These exclusions will apply from September 24, 2018, through August 7, 2020. Each exclusion is governed by the scope of the HTS heading and the product description appearing in the annex of the exclusion notice; it is not governed by the product description set out in any particular exclusion request. U.S. Customs and Border Protection will soon issue instructions on entry guidance and implementation. The USTR will continue to issue determinations on pending requests on a periodic basis.

An exclusion can apply to any product that fits within the description in the annex of the Federal Register notice, regardless of which company submitted the original request. Please contact us to discuss whether we can assist in determining if your product might fit within one of these exclusions.

We and our foreign law firm partners continue to update our chart of COVID-19 measures taken by governments around the world. The most recent version was published today and is available here. This update includes new information for most countries as noted in the chart.

Please see our Trump and Trade Update of April 7 for discussion of this initiative.

On April 29, 2020, the U.S. Department of the Treasury’s Office of Investment Security published an interim rule in the Federal Register that establishes a range of fees for formal written voluntary notices filed on or after May 1, 2020 with the Committee on Foreign Investment in the United States (CFIUS). The interim rule largely tracks the proposed regulations and adopts the sliding scale fee structure published on March 9, 2020 (see Trump and Trade Update of March 18, 2020). CFIUS has also issued a fact sheet and guidance for paying the filing fees. Public comments on the interim rule will be accepted until June 1, 2020.

Under the interim rule, all formal written notifications submitted on or after May 1, 2020 for “covered transactions” under 31 C.F.R. Part 800 or “covered real estate transactions” under Part 802, will be subject to filing fees ranging from $750 to $300,000, depending on the value of the transaction. Generally, valuation will be calculated based on the total value of all consideration that has been or will be paid in the context of the transaction by or on behalf of the foreign person who is a party to the transaction. The guidelines for valuation were discussed in the previous post.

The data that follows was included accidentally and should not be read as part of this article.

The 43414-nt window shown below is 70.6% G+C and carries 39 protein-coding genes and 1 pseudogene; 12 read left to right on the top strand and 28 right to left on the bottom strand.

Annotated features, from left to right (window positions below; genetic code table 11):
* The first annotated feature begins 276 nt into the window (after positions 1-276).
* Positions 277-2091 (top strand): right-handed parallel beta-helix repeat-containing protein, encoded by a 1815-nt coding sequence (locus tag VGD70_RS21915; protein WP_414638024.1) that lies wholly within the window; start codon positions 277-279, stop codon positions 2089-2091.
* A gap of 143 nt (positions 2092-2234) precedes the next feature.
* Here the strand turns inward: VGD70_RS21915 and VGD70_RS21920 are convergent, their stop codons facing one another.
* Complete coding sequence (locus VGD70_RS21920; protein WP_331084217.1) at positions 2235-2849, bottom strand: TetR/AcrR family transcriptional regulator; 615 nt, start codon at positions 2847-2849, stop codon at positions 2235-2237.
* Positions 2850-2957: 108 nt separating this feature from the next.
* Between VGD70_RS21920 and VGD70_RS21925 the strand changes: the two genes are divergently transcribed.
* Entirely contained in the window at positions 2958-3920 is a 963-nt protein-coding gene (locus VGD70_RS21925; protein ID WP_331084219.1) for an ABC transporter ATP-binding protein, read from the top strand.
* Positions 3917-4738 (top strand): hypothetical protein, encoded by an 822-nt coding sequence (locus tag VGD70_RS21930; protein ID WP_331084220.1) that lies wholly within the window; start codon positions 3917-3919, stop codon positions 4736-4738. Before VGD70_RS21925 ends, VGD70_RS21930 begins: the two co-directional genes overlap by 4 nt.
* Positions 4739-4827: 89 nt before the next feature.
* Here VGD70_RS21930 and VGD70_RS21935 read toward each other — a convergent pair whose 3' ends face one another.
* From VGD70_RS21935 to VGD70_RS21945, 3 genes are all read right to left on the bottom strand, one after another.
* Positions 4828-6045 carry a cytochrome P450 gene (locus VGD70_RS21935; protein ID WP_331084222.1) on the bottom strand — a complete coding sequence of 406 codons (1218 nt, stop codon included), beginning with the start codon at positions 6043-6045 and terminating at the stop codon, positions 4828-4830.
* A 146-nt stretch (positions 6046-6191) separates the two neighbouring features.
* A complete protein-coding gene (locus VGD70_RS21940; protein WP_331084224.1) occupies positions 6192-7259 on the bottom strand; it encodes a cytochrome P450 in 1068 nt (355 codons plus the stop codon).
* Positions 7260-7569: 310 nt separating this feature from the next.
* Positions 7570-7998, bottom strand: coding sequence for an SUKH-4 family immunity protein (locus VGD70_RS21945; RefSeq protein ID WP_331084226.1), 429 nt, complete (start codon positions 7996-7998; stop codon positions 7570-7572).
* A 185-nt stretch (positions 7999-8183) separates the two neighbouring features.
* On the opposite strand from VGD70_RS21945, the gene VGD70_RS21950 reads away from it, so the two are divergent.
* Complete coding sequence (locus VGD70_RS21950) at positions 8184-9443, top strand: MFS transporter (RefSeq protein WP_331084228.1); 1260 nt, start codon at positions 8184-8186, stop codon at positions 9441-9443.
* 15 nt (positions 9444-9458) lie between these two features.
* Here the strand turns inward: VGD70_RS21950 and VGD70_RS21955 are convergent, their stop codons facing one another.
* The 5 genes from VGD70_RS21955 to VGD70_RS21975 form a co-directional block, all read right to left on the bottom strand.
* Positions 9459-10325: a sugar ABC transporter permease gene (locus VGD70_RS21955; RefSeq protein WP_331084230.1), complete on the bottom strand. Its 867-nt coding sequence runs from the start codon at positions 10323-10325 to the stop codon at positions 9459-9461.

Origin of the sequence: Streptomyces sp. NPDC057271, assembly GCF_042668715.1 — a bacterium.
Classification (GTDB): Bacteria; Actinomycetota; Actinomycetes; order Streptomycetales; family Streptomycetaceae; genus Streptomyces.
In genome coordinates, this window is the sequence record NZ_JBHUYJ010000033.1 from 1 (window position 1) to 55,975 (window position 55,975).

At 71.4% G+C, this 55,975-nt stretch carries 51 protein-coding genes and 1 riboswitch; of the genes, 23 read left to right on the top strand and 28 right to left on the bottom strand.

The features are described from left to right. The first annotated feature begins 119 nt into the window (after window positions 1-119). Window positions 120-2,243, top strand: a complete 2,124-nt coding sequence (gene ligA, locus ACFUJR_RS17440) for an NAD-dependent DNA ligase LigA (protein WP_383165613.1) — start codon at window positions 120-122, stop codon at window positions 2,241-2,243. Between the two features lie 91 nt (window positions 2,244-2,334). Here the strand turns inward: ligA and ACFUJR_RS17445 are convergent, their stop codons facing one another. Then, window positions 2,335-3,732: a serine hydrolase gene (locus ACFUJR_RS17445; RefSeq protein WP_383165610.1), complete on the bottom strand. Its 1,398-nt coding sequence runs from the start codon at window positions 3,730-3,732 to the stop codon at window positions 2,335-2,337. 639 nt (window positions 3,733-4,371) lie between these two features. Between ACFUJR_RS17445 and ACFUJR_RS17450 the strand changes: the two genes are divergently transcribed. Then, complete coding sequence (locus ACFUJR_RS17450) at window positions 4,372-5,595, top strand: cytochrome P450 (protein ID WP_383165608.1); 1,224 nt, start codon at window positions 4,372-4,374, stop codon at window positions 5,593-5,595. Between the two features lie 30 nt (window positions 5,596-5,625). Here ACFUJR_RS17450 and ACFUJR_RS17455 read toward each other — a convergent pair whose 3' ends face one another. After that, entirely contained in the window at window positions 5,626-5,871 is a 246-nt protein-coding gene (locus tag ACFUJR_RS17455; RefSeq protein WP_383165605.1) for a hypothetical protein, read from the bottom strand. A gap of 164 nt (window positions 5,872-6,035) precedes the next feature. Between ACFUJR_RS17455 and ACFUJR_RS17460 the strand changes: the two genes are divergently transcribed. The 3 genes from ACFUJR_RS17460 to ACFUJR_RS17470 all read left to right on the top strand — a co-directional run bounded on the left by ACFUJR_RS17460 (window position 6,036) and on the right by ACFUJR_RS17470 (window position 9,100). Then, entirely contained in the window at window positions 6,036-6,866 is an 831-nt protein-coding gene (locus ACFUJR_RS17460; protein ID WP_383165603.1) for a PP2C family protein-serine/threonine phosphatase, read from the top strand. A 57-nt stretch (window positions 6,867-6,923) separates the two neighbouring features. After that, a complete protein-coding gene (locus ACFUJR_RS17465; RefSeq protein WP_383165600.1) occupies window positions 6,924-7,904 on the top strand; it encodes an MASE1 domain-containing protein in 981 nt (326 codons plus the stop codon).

CFIUS explained that there is no fee to submit a short-form declaration with CFIUS. However, the fees will apply to notices filed by parties at the end of the declaration process and full notifications made to CFIUS of a transaction subject to a mandatory short-form declaration. Notably, CFIUS may waive portions of a fee or the entire payment if “extraordinary circumstances relating to national security warrant such a waiver.”

The filing fee structure previously proposed remains unchanged:

Value of the Transaction Fee
Less than $500,000 No fee
Equal to or greater than $500,000
but less than $5,000,000
$750
Equal to or greater than $5,000,000
but less than $50,000,000
$7,500
Equal to or greater than $50,000,000
but less than $250,000,000
$75,000
Equal to or greater than $250,000,000
but less than $750,000,000
$150,000
Equal to or greater than $750,000,000 $300,000

Comments can be submitted online at www.regulations.gov or by mail to U.S. Department of the Treasury, Attention: Laura Black, Director of Investment Security Policy and International Relations, 1500 Pennsylvania Avenue NW, Washington, D.C. 20220.